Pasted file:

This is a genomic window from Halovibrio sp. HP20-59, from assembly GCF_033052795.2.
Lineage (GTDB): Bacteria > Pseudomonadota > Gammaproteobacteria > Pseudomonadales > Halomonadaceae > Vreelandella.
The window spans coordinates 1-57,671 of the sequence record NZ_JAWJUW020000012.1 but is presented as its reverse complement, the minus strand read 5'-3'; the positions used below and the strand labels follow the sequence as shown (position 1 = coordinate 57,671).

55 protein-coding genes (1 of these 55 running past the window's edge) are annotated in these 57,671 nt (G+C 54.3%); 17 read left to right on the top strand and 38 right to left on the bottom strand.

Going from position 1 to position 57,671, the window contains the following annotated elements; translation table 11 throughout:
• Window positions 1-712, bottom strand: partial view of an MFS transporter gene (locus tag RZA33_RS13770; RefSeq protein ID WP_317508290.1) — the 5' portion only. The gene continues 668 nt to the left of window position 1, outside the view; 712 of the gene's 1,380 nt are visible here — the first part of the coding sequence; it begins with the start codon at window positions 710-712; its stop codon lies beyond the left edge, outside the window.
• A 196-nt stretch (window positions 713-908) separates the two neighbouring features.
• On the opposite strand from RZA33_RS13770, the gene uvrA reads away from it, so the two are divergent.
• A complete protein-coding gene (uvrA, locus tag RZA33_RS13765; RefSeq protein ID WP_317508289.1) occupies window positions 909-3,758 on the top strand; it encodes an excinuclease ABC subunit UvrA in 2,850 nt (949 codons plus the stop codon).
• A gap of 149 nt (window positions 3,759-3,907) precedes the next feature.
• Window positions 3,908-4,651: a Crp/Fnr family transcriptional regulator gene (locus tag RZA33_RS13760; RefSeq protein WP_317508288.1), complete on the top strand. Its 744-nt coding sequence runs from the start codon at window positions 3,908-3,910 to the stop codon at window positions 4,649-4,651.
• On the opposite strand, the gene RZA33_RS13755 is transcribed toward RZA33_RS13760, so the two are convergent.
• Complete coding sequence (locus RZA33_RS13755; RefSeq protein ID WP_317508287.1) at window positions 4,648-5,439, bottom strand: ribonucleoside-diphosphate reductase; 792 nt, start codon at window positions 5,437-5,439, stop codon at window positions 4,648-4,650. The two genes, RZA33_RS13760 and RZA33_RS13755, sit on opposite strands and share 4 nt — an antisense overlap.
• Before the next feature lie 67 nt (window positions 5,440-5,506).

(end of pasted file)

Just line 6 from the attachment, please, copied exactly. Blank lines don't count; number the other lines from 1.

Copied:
• Window positions 1-712, bottom strand: partial view of an MFS transporter gene (locus tag RZA33_RS13770; RefSeq protein ID WP_317508290.1) — the 5' portion only. The gene continues 668 nt to the left of window position 1, outside the view; 712 of the gene's 1,380 nt are visible here — the first part of the coding sequence; it begins with the start codon at window positions 710-712; its stop codon lies beyond the left edge, outside the window.